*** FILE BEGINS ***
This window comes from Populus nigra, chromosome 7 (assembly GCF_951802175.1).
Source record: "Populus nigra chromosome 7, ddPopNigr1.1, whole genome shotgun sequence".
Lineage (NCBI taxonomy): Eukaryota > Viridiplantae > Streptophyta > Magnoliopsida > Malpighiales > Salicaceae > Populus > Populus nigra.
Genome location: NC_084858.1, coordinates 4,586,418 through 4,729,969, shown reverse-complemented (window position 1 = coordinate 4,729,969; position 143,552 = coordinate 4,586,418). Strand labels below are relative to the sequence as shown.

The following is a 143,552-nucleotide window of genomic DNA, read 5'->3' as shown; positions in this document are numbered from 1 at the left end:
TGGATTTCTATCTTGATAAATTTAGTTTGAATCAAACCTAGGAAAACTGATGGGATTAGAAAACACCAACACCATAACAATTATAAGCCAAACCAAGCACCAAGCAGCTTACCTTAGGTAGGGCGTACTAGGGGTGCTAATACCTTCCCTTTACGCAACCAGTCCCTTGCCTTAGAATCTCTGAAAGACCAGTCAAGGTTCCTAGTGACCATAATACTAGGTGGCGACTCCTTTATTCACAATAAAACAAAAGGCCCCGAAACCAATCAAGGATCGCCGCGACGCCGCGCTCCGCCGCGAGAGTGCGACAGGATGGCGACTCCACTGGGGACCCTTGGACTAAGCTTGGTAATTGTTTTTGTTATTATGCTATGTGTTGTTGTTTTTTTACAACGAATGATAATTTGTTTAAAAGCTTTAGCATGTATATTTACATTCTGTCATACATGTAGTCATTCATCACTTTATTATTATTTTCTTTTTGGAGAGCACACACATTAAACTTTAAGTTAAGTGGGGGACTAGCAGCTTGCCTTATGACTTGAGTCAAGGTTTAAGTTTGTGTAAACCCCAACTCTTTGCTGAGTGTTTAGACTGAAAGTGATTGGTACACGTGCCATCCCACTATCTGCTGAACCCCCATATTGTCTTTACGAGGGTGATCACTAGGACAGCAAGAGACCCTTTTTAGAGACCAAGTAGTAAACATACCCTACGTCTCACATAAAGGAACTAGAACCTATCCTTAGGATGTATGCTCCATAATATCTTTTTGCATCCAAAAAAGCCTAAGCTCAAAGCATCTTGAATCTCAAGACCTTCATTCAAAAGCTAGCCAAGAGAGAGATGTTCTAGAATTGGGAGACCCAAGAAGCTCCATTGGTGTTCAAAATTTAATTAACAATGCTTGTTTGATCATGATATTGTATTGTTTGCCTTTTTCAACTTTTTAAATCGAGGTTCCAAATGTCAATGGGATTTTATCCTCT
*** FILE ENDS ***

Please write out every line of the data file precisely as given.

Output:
This window comes from Populus nigra, chromosome 7 (assembly GCF_951802175.1).
Source record: "Populus nigra chromosome 7, ddPopNigr1.1, whole genome shotgun sequence".
Lineage (NCBI taxonomy): Eukaryota > Viridiplantae > Streptophyta > Magnoliopsida > Malpighiales > Salicaceae > Populus > Populus nigra.
Genome location: NC_084858.1, coordinates 4,586,418 through 4,729,969, shown reverse-complemented (window position 1 = coordinate 4,729,969; position 143,552 = coordinate 4,586,418). Strand labels below are relative to the sequence as shown.

The following is a 143,552-nucleotide window of genomic DNA, read 5'->3' as shown; positions in this document are numbered from 1 at the left end:
TGGATTTCTATCTTGATAAATTTAGTTTGAATCAAACCTAGGAAAACTGATGGGATTAGAAAACACCAACACCATAACAATTATAAGCCAAACCAAGCACCAAGCAGCTTACCTTAGGTAGGGCGTACTAGGGGTGCTAATACCTTCCCTTTACGCAACCAGTCCCTTGCCTTAGAATCTCTGAAAGACCAGTCAAGGTTCCTAGTGACCATAATACTAGGTGGCGACTCCTTTATTCACAATAAAACAAAAGGCCCCGAAACCAATCAAGGATCGCCGCGACGCCGCGCTCCGCCGCGAGAGTGCGACAGGATGGCGACTCCACTGGGGACCCTTGGACTAAGCTTGGTAATTGTTTTTGTTATTATGCTATGTGTTGTTGTTTTTTTACAACGAATGATAATTTGTTTAAAAGCTTTAGCATGTATATTTACATTCTGTCATACATGTAGTCATTCATCACTTTATTATTATTTTCTTTTTGGAGAGCACACACATTAAACTTTAAGTTAAGTGGGGGACTAGCAGCTTGCCTTATGACTTGAGTCAAGGTTTAAGTTTGTGTAAACCCCAACTCTTTGCTGAGTGTTTAGACTGAAAGTGATTGGTACACGTGCCATCCCACTATCTGCTGAACCCCCATATTGTCTTTACGAGGGTGATCACTAGGACAGCAAGAGACCCTTTTTAGAGACCAAGTAGTAAACATACCCTACGTCTCACATAAAGGAACTAGAACCTATCCTTAGGATGTATGCTCCATAATATCTTTTTGCATCCAAAAAAGCCTAAGCTCAAAGCATCTTGAATCTCAAGACCTTCATTCAAAAGCTAGCCAAGAGAGAGATGTTCTAGAATTGGGAGACCCAAGAAGCTCCATTGGTGTTCAAAATTTAATTAACAATGCTTGTTTGATCATGATATTGTATTGTTTGCCTTTTTCAACTTTTTAAATCGAGGTTCCAAATGTCAATGGGATTTTATCCTCT